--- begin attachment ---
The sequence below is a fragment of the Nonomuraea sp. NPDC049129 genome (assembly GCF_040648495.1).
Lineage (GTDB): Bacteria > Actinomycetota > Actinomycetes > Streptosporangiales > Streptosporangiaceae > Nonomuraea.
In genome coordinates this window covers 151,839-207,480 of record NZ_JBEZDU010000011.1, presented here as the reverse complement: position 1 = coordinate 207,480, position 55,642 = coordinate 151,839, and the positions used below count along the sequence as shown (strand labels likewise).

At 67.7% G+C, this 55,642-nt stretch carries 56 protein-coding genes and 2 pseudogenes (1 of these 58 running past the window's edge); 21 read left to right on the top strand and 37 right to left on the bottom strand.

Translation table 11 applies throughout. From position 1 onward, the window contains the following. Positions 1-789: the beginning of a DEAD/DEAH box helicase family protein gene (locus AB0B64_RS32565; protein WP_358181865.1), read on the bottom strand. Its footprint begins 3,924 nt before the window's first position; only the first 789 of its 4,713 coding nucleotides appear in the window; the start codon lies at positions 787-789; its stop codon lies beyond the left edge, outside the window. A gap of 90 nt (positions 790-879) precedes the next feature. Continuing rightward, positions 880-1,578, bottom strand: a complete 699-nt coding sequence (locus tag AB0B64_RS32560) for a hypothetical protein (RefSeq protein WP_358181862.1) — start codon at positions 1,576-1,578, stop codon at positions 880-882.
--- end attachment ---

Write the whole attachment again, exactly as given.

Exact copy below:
The sequence below is a fragment of the Nonomuraea sp. NPDC049129 genome (assembly GCF_040648495.1).
Lineage (GTDB): Bacteria > Actinomycetota > Actinomycetes > Streptosporangiales > Streptosporangiaceae > Nonomuraea.
In genome coordinates this window covers 151,839-207,480 of record NZ_JBEZDU010000011.1, presented here as the reverse complement: position 1 = coordinate 207,480, position 55,642 = coordinate 151,839, and the positions used below count along the sequence as shown (strand labels likewise).

At 67.7% G+C, this 55,642-nt stretch carries 56 protein-coding genes and 2 pseudogenes (1 of these 58 running past the window's edge); 21 read left to right on the top strand and 37 right to left on the bottom strand.

Translation table 11 applies throughout. From position 1 onward, the window contains the following. Positions 1-789: the beginning of a DEAD/DEAH box helicase family protein gene (locus AB0B64_RS32565; protein WP_358181865.1), read on the bottom strand. Its footprint begins 3,924 nt before the window's first position; only the first 789 of its 4,713 coding nucleotides appear in the window; the start codon lies at positions 787-789; its stop codon lies beyond the left edge, outside the window. A gap of 90 nt (positions 790-879) precedes the next feature. Continuing rightward, positions 880-1,578, bottom strand: a complete 699-nt coding sequence (locus tag AB0B64_RS32560) for a hypothetical protein (RefSeq protein WP_358181862.1) — start codon at positions 1,576-1,578, stop codon at positions 880-882.